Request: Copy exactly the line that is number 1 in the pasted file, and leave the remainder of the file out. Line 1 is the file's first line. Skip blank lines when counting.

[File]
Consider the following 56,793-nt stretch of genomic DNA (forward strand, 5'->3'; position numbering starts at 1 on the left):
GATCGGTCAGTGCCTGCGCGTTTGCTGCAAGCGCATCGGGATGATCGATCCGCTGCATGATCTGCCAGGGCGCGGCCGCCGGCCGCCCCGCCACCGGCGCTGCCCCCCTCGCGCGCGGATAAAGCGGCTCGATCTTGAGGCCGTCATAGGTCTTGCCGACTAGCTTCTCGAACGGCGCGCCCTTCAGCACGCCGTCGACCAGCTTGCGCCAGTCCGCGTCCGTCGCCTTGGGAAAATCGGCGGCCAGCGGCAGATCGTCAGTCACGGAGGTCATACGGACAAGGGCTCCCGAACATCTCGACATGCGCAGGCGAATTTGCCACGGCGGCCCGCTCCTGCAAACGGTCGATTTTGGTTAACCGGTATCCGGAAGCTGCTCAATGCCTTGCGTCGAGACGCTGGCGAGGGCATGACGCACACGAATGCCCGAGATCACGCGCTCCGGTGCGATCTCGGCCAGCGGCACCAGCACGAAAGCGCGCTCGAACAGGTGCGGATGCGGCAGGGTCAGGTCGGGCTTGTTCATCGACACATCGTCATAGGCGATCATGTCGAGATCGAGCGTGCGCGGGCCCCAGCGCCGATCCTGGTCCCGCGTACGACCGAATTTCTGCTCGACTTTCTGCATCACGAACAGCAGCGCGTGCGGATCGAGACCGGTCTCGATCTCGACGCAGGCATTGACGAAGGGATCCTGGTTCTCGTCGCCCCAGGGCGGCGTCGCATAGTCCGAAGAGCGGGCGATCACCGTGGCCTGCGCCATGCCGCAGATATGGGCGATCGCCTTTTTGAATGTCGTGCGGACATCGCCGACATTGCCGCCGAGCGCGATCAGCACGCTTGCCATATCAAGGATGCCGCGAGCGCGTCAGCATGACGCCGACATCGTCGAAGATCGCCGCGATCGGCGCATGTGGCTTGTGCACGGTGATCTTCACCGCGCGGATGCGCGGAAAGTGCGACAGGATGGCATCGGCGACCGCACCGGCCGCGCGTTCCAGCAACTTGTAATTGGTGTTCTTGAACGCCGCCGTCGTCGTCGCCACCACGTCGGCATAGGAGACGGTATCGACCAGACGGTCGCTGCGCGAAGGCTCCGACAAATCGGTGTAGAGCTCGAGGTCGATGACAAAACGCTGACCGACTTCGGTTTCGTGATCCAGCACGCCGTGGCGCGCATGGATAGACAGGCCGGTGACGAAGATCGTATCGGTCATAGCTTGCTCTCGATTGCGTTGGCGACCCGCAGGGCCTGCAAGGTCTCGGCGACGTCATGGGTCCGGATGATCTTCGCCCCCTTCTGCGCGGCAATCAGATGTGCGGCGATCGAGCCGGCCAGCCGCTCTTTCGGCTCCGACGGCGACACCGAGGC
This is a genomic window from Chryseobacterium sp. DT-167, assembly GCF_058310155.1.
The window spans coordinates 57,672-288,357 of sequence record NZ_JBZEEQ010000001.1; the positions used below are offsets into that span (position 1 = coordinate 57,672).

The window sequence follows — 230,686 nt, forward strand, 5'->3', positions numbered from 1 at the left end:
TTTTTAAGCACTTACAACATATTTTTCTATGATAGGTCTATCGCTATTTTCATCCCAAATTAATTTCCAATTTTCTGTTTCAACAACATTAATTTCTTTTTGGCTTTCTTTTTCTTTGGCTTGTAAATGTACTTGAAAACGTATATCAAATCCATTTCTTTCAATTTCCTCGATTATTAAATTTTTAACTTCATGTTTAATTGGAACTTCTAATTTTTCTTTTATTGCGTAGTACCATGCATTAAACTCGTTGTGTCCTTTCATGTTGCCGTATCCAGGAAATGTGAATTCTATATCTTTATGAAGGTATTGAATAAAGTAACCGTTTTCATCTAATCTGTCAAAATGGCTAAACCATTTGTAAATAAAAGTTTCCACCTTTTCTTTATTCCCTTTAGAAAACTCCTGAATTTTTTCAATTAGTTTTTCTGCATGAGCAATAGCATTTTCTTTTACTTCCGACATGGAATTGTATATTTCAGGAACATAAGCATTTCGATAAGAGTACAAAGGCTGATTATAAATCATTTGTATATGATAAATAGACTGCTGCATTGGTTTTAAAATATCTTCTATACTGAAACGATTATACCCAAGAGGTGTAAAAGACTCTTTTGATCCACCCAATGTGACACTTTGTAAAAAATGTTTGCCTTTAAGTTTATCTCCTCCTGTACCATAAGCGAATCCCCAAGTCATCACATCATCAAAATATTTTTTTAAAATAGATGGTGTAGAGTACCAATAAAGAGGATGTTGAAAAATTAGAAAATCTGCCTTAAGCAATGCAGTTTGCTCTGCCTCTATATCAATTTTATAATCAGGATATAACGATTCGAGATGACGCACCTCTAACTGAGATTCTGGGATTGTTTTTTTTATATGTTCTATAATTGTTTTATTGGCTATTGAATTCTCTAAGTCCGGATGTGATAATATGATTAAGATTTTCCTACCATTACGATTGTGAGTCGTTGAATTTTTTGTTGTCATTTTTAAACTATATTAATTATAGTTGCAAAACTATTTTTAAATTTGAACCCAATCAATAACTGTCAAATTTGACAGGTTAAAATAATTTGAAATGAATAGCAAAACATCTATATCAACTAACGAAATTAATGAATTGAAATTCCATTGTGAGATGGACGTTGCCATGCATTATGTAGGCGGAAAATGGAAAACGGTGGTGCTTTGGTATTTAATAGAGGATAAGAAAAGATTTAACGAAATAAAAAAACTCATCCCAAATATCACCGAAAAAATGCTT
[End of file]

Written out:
Consider the following 56,793-nt stretch of genomic DNA (forward strand, 5'->3'; position numbering starts at 1 on the left):